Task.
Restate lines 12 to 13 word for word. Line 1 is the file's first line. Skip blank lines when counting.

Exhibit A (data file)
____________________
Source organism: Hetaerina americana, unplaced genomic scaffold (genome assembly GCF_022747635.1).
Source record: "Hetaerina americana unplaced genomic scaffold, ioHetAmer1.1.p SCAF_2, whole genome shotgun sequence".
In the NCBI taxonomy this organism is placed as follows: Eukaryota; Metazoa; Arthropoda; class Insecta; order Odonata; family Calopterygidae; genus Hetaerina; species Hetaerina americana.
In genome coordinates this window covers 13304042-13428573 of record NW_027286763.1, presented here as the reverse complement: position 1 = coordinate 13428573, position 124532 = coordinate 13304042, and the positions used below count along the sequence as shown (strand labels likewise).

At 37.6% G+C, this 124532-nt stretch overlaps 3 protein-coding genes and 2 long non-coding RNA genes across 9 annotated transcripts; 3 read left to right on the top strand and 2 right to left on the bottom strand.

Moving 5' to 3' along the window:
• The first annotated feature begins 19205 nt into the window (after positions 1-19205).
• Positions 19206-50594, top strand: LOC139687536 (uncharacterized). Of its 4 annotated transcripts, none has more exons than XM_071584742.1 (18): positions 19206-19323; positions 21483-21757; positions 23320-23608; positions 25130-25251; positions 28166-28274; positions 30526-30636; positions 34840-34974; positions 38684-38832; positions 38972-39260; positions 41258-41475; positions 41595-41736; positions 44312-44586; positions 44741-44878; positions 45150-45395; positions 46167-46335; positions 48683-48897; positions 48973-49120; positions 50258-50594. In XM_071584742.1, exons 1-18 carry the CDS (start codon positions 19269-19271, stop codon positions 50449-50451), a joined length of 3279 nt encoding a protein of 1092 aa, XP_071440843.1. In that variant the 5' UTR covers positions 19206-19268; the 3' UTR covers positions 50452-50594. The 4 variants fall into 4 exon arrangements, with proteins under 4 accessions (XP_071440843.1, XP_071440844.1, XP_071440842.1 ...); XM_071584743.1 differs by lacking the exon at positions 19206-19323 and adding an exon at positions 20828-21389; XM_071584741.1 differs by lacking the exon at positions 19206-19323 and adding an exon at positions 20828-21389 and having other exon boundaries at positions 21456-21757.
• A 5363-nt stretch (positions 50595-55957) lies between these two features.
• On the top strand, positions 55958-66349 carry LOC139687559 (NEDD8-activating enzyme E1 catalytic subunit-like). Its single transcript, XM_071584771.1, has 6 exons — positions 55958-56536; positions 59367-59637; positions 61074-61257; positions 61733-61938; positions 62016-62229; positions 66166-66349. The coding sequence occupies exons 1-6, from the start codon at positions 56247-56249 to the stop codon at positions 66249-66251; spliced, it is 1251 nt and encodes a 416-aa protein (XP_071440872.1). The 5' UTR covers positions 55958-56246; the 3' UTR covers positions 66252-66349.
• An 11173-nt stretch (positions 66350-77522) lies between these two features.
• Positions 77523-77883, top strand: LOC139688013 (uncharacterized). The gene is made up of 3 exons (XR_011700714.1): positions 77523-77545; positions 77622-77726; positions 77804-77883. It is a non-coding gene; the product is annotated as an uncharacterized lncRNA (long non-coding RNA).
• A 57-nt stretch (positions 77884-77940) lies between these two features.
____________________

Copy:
• Positions 77523-77883, top strand: LOC139688013 (uncharacterized). The gene is made up of 3 exons (XR_011700714.1): positions 77523-77545; positions 77622-77726; positions 77804-77883. It is a non-coding gene; the product is annotated as an uncharacterized lncRNA (long non-coding RNA).
• A 57-nt stretch (positions 77884-77940) lies between these two features.